The SMH reports that Senator Wong has blasted purported religious fundamentalists who are supposedly limiting the freedom of those who do not conform to their narrow view of marriage.
Senator Wong told a NSW Labor Lawyers gathering on Tuesday night that “Religious freedom means being free to worship and to follow your faith without suffering persecution or discrimination for your beliefs. It does not mean imposing your beliefs on everyone else” and “it most emphatically does not mean deploying the power of the state to enforce one set of religious beliefs. One’s own views should not determine the rights of others.”
According to Wong, “The problem in all of this is the application of religious belief to the framing of law in a secular society.” Adding that, “Liberal democracy is not compatible with fundamentalism of any description, whether ideological or spiritual.”
Senator Wong’s remarks rest on several questionable premises.
First, opposition to same-sex marriage is not fundamentalism. All of the major monotheistic faiths – Judaism, Christianity, and Islam – have historically affirmed that marriage is between a man and a woman to the exclusion of other relationships. Believing what your faith has always taught about marriage and family does not make you a fundamentalist, it makes you a faithful adherent of your religion. Executing LGBTI men and women by throwing them off the tops of buildings as ISIS does, now that is religious fundamentalism.
Second, we should differentiate between religiously motivated beliefs and religion as content of belief. The belief that marriage should be between a man and woman is not a religious belief in itself, even though people might have religious reasons for holding such a belief. I know this because there are gay atheists who hold the same position. Whereas mandating compulsory prayer in schools or requiring women to wear certain clothing like a burka, that is a religious belief in content, and if legislated it would comprise a religious practice or a religious doctrine being forced onto people. Religiously motivated beliefs do not infringe on church-state separation, whereas requiring adherence to religious doctrines and to religious practices does infringe on personal freedoms. If you don’t believe me consider this: one could make the case that some people are religiously motivated in wanting to shut down the Manus Island and Nauru detention centers – after all, Jesus was a refugee, but does that mean they are trying impose their religious beliefs about immigration onto others? I think not!
Third, we are not actually living in a theocracy. If I did not know better, I would swear that Senator Wong thinks that we live in some kind of theocracy ruled by clerics who are conspiring to infringe on people’s personal freedoms. Alas, no, we have no Pope, no Ayatollah, and no council of rabbis calling the shots. There is no conspiracy of faith leaders to undermine personal rights and freedoms and impose some kind of shariah law on all and sundry.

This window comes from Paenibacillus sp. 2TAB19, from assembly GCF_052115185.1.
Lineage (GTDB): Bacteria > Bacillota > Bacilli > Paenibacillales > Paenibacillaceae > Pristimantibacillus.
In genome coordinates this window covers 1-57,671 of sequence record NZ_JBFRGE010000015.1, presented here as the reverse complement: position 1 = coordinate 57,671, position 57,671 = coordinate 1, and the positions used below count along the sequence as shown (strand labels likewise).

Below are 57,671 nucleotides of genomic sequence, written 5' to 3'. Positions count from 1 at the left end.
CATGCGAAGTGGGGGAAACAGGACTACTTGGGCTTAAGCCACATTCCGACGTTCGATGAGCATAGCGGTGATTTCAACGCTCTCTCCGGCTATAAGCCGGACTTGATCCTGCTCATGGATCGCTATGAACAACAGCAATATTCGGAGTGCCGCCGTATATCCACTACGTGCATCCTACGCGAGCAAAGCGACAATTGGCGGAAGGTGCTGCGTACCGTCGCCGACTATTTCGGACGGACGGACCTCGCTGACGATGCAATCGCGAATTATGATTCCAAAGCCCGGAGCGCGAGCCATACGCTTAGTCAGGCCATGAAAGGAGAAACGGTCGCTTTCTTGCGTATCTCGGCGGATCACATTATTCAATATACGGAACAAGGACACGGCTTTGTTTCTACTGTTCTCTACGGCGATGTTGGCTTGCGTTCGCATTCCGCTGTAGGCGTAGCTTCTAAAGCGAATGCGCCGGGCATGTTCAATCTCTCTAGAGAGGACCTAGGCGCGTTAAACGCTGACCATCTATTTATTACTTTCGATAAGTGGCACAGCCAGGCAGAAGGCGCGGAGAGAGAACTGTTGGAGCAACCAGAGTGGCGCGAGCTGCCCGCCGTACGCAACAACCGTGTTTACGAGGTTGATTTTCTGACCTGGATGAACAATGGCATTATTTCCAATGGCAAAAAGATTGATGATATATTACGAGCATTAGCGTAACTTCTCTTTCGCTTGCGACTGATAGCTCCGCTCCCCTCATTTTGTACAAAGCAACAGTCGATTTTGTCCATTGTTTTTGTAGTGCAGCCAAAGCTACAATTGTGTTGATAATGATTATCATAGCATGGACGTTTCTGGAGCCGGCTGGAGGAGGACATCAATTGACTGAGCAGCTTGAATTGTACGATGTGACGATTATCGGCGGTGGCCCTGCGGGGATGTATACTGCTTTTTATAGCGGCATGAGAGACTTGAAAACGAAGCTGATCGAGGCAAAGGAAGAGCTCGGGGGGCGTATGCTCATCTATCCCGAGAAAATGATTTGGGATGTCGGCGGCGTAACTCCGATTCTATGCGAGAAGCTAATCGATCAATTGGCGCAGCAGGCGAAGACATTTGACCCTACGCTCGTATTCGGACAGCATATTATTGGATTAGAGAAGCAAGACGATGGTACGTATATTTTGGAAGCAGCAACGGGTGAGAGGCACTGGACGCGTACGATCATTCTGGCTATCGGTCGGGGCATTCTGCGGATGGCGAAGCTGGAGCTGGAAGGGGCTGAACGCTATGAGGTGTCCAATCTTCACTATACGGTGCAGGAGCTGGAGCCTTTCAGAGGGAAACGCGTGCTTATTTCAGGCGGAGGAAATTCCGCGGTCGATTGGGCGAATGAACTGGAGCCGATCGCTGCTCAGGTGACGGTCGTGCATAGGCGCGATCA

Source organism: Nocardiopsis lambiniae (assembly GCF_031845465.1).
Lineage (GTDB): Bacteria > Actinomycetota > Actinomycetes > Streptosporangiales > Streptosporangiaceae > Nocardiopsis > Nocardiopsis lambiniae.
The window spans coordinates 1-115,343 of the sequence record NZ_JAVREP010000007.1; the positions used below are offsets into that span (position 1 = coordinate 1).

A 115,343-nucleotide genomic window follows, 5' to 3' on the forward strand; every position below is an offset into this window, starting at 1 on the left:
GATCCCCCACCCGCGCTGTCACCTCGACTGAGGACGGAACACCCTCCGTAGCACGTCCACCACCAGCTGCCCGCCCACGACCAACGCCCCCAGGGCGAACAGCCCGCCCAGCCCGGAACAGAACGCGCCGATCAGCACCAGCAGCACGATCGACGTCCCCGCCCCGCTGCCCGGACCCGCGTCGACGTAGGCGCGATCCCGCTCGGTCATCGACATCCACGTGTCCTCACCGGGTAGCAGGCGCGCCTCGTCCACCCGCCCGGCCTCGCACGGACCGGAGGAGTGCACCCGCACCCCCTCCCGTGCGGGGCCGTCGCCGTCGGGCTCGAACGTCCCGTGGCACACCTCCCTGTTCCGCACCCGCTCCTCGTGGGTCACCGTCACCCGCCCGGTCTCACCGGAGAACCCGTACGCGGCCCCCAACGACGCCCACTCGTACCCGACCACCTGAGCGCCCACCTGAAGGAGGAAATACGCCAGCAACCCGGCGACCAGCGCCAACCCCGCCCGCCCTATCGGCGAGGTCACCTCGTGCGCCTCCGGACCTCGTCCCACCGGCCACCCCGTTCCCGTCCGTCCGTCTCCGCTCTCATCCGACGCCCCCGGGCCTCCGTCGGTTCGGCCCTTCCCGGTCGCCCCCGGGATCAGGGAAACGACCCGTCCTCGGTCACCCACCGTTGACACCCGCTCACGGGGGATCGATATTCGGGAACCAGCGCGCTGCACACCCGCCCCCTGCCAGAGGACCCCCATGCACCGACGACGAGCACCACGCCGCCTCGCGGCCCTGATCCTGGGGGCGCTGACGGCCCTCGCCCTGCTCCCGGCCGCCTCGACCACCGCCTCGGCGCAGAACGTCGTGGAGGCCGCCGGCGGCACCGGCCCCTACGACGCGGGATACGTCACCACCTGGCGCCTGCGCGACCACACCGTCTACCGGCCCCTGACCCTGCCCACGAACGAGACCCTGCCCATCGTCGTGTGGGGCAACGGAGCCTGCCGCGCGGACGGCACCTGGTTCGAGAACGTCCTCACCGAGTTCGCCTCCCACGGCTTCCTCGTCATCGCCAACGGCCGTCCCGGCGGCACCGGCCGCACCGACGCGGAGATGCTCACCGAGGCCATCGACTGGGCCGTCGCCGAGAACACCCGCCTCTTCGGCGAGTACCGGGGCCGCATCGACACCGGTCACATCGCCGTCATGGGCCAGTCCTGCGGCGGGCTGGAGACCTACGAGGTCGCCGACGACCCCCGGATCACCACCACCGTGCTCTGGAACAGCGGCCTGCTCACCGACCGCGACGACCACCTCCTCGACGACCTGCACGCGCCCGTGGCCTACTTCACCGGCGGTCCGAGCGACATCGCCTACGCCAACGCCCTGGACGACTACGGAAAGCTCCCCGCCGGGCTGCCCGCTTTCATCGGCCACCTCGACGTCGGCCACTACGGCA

Fourth, the real problem is the democratic processes that lead to people of faith getting elected to parliament. Here we come to the heart of Wong’s problem. Wong objects to people of faith being in a position to make laws that she does not like. Now, one can legitimately oppose the beliefs of these people on legal, philosophical, and moral grounds, and try to carry the day. But she is tacitly implying that these people should not be in a position to pass laws based on their beliefs and values – especially if those beliefs and values are religious – and such is an attack on freedom of conscience and freedom of religion.
Fifth, religion has a place in civil debate. Exercising your democratic right to vote based on your values, arguing for a certain policy based on your values, and even legislating law based on your values is not an infringement of anybody’s rights. It is simply how democracy works. The fact is that the Judeo-Christian worldview has informed much of our social fabric in Australia which is why we have laws about not murdering, not exploiting the weak and vulnerable, and why we generally try care for the poor and marginalized. Religion does inform many people’s values, vision, and worldview. That is not fundamentalism, it is a result of a pluralistic democracy.
Sixth, there is the problem of hypocrisy. Let us not forget that prior to 2013, Senator Wong supported PM Julia Gillard in her opposition to same-sex marriage. I distinctly remember Wong telling a QandA audience that marriage was not for the LGBTI community. Was Senator Wong a fundamentalist back then? Was she trying to impose her views on others? By the logic of her argument the answer would be yes. Now I suspect that Senator Wong might retort that her former position was not personal, it was merely political, it was expedient rather than ethical. But I personally consider that duplicity far more affronting than a Muslim MP or a Catholic Senator who sincerely believes that marriage should between a man and a woman, and who votes accordingly.
My advice for Senator Wong: Read up on some civics about how democracy works, because people of all faiths and none can vote and legislate according to their values, whether that pertains to budgets, refugees, or marriage.